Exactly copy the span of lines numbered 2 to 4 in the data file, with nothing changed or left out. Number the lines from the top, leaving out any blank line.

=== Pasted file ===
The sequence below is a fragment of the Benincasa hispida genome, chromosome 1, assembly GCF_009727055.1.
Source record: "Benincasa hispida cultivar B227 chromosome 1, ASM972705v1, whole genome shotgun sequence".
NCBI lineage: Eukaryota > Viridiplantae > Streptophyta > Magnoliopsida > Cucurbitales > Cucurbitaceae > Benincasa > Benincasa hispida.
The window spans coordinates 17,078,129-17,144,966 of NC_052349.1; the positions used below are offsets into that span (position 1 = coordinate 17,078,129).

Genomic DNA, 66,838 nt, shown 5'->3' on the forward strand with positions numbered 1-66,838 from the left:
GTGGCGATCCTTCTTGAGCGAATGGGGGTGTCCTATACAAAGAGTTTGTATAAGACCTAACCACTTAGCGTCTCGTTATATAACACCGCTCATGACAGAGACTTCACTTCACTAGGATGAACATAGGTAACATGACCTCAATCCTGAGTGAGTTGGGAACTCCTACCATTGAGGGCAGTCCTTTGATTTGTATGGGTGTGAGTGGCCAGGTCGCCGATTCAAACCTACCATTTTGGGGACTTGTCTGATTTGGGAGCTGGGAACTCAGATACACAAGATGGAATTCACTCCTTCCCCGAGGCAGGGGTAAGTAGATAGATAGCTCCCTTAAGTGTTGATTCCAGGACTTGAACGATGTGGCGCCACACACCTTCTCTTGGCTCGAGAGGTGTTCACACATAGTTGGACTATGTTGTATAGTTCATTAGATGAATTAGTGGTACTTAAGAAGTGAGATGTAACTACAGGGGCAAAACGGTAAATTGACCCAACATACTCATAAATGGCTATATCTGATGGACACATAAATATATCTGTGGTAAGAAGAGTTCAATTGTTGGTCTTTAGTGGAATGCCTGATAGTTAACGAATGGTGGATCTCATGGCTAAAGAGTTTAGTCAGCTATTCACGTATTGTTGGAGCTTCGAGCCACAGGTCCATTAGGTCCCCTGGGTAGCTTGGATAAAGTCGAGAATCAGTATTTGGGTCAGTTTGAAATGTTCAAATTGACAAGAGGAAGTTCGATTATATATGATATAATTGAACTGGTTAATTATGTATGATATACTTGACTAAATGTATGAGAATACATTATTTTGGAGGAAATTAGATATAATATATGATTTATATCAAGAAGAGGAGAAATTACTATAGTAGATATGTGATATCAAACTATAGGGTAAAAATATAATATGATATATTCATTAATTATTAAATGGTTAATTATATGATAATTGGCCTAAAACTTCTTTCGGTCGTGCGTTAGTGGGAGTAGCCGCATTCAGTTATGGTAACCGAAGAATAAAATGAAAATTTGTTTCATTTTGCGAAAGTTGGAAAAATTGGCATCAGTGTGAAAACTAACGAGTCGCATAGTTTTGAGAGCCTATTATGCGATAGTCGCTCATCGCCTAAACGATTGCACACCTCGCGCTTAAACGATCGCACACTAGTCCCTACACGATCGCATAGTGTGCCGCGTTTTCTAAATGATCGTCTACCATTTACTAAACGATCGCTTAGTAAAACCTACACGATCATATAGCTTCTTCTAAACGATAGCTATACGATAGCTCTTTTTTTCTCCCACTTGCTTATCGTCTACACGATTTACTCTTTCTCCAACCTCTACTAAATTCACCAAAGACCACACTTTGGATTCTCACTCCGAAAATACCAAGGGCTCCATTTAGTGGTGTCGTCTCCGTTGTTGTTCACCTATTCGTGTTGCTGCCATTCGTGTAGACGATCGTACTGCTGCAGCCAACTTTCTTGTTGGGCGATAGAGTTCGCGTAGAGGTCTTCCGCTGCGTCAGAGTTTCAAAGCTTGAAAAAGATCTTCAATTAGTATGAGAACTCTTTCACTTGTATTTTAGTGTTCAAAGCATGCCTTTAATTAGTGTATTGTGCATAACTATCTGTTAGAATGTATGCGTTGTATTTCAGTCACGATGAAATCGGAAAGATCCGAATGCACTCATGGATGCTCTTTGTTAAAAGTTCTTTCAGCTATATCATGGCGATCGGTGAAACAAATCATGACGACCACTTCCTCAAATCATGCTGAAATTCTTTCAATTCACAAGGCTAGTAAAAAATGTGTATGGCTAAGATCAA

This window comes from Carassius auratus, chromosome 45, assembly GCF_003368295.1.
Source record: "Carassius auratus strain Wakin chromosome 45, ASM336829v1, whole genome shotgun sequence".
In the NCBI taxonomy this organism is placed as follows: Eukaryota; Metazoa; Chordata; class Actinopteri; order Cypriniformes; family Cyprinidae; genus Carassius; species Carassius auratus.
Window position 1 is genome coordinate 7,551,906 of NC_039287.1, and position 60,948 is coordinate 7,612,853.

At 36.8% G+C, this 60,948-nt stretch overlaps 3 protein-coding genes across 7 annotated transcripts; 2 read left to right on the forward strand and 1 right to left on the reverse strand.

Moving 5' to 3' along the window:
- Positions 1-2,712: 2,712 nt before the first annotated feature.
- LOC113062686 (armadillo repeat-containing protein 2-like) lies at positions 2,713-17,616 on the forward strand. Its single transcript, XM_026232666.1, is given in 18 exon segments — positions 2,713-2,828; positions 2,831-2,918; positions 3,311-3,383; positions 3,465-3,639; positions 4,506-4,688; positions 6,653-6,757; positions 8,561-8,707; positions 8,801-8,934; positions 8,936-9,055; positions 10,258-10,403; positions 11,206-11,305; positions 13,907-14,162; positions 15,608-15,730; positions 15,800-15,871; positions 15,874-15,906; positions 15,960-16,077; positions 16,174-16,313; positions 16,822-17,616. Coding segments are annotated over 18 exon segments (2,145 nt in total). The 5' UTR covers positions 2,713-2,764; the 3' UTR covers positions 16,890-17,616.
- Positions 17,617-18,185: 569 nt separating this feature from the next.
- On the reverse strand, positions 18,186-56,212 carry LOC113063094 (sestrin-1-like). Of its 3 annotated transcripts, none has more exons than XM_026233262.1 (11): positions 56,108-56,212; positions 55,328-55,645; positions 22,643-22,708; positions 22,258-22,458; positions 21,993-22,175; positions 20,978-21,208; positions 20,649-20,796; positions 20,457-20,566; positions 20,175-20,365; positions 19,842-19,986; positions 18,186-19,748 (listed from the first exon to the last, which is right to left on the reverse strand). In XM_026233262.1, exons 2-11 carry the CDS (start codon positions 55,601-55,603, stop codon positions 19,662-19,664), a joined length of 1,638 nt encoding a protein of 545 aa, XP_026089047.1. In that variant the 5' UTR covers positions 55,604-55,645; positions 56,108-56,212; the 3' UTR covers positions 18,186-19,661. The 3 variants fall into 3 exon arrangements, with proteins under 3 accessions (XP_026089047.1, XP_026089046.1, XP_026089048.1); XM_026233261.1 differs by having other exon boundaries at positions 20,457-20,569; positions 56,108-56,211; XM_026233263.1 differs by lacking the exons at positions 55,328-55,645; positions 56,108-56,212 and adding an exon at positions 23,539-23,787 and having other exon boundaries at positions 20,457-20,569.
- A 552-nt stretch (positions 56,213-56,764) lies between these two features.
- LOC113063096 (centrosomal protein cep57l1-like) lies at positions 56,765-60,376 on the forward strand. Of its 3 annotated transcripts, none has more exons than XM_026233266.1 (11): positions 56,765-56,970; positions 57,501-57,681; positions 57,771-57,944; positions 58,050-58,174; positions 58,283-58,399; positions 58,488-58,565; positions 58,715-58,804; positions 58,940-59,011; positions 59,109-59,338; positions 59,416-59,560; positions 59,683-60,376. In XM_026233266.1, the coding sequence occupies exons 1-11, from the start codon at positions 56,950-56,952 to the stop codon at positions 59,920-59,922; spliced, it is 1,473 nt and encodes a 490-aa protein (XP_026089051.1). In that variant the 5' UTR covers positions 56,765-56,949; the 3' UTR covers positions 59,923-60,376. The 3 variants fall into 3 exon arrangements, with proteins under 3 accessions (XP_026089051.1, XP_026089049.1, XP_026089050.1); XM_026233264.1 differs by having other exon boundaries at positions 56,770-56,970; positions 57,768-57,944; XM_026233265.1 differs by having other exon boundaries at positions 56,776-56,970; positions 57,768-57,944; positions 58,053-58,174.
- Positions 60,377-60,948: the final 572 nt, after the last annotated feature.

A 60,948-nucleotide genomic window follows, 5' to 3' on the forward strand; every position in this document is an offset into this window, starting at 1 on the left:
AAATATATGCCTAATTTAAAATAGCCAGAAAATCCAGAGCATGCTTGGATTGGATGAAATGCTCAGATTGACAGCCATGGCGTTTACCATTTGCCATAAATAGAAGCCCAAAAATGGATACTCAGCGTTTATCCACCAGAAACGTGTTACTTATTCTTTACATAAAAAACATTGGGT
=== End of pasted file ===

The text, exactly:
Source record: "Benincasa hispida cultivar B227 chromosome 1, ASM972705v1, whole genome shotgun sequence".
NCBI lineage: Eukaryota > Viridiplantae > Streptophyta > Magnoliopsida > Cucurbitales > Cucurbitaceae > Benincasa > Benincasa hispida.
The window spans coordinates 17,078,129-17,144,966 of NC_052349.1; the positions used below are offsets into that span (position 1 = coordinate 17,078,129).